, Volume 225, Issue 1, pp 229-243

First online:

Ecological genetics of Norwegian Daphnia. II. Distribution of Daphnia longispina genotypes in relation to short-wave radiation and water colour

  • Anders HobækAffiliated withMuseum of Zoology, Dept. of Animal Ecology, University of Bergen
  • , Hans Georg WolfAffiliated withMax-Planck-Institut für Limnologie, Abt. Ökophysiologie

Rent the article at a discount

Rent now

* Final gross prices may vary according to local VAT.

Get Access


In the mountain range of South Norway, transparent and melanic members of the Daphnia longispina complex occur. Melanic populations inhabit clearwater lakes and ponds, while transparent populations are found in ponds with slightly humic water. Mixed populations have not been detected. The distribution patterns of the two morphs are related to ambient levels of short-wave radiation, and the light absorptive properties of the inhabited waters. The pigment present is probably melanin, which is deposited in the dorsally directed parts of the carapace, head shield and antennae. Allozyme studies indicate that these distinct morphs are only remotely related, the alpine transparent group being closer to lowland, likewise transparent, populations. A melanic population found at Svalbard is closely related to the melanic mainland populations. Clonal diversity in ponds and shallow lakes is very low, in contrast to populations of deeper lakes.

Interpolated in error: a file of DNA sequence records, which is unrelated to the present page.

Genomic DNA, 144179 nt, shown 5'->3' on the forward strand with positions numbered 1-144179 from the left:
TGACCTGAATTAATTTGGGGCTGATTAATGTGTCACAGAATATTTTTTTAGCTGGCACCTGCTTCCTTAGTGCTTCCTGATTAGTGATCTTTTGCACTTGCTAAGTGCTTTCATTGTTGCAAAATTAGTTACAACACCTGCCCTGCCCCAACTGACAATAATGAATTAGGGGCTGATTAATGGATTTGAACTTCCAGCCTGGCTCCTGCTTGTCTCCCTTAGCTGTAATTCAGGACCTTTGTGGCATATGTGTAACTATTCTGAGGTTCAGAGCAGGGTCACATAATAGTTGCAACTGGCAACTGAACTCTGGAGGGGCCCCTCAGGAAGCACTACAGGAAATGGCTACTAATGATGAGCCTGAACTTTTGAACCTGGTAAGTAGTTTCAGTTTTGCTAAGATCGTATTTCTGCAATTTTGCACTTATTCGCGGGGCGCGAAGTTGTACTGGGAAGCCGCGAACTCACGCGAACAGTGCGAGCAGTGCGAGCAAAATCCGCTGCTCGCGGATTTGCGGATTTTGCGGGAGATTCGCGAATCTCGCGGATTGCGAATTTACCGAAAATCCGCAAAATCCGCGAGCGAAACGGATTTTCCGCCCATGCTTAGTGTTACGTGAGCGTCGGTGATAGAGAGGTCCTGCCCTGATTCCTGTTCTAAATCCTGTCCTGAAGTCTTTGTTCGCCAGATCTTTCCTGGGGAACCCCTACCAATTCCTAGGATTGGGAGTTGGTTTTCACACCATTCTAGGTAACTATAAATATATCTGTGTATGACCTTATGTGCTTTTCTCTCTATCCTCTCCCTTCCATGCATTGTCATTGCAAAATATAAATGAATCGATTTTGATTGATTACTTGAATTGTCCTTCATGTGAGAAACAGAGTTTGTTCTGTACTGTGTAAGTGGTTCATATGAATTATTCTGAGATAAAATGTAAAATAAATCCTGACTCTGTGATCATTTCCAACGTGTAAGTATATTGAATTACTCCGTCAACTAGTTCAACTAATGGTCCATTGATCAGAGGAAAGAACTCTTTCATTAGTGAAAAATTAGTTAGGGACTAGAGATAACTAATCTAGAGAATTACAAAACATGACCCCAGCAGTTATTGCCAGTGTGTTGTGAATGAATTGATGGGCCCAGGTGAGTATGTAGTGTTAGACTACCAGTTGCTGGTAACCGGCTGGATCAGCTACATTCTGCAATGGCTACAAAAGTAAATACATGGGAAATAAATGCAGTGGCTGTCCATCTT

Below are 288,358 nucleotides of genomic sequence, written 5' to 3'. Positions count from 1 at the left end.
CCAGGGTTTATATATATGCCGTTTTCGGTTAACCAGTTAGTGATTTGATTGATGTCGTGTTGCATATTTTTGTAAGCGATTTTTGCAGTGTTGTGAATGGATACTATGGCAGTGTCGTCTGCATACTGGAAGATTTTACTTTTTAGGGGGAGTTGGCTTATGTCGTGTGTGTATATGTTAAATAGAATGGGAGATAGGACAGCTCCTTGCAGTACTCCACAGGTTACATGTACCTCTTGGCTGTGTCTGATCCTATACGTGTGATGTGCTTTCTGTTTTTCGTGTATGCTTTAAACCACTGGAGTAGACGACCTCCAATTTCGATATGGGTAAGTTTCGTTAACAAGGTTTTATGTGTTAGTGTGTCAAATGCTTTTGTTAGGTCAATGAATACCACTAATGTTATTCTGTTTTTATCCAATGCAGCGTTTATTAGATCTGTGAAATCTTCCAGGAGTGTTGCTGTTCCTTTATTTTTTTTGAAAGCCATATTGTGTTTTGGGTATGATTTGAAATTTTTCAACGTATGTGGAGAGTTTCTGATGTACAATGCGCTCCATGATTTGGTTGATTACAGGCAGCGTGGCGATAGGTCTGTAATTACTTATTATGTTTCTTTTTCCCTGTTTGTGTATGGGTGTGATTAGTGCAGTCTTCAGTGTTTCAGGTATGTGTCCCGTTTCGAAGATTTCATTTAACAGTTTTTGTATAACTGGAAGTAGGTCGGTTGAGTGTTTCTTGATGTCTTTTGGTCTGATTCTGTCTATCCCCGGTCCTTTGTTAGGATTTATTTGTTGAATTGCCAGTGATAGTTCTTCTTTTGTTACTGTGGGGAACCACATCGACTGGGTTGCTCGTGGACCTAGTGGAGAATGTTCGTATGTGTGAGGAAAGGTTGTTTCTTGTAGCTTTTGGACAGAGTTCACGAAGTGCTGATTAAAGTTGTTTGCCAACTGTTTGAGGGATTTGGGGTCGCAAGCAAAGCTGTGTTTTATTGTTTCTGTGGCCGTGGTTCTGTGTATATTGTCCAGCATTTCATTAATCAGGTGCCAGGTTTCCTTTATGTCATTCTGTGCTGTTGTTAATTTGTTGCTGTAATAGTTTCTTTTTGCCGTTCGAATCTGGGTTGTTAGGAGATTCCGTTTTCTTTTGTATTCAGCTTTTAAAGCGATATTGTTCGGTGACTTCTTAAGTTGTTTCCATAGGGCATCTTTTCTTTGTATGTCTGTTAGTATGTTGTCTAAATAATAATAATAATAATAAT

Key words

Daphnia longispina ultraviolet radiation pigments photoprotection genetics clonal diversity